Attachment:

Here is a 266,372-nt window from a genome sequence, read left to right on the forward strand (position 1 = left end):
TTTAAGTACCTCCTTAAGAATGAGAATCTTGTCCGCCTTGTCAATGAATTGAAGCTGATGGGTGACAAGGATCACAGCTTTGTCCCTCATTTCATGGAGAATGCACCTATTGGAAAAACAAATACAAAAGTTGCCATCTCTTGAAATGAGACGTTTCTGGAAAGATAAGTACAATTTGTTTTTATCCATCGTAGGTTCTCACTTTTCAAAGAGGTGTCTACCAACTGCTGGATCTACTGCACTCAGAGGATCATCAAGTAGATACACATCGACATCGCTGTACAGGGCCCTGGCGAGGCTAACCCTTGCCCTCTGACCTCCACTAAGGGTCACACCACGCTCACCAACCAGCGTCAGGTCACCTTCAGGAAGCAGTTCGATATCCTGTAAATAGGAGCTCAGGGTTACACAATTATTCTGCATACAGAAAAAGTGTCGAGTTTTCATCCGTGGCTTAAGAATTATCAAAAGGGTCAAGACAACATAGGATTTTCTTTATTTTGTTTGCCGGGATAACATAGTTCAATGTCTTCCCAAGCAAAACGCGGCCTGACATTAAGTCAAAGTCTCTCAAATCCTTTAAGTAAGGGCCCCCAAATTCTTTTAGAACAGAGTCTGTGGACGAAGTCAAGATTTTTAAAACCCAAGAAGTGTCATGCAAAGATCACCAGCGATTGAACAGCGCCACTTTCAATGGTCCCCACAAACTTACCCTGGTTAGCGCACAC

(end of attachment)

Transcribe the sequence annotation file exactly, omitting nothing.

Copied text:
Here is a 266,372-nt window from a genome sequence, read left to right on the forward strand (position 1 = left end):
TTTAAGTACCTCCTTAAGAATGAGAATCTTGTCCGCCTTGTCAATGAATTGAAGCTGATGGGTGACAAGGATCACAGCTTTGTCCCTCATTTCATGGAGAATGCACCTATTGGAAAAACAAATACAAAAGTTGCCATCTCTTGAAATGAGACGTTTCTGGAAAGATAAGTACAATTTGTTTTTATCCATCGTAGGTTCTCACTTTTCAAAGAGGTGTCTACCAACTGCTGGATCTACTGCACTCAGAGGATCATCAAGTAGATACACATCGACATCGCTGTACAGGGCCCTGGCGAGGCTAACCCTTGCCCTCTGACCTCCACTAAGGGTCACACCACGCTCACCAACCAGCGTCAGGTCACCTTCAGGAAGCAGTTCGATATCCTGTAAATAGGAGCTCAGGGTTACACAATTATTCTGCATACAGAAAAAGTGTCGAGTTTTCATCCGTGGCTTAAGAATTATCAAAAGGGTCAAGACAACATAGGATTTTCTTTATTTTGTTTGCCGGGATAACATAGTTCAATGTCTTCCCAAGCAAAACGCGGCCTGACATTAAGTCAAAGTCTCTCAAATCCTTTAAGTAAGGGCCCCCAAATTCTTTTAGAACAGAGTCTGTGGACGAAGTCAAGATTTTTAAAACCCAAGAAGTGTCATGCAAAGATCACCAGCGATTGAACAGCGCCACTTTCAATGGTCCCCACAAACTTACCCTGGTTAGCGCACAC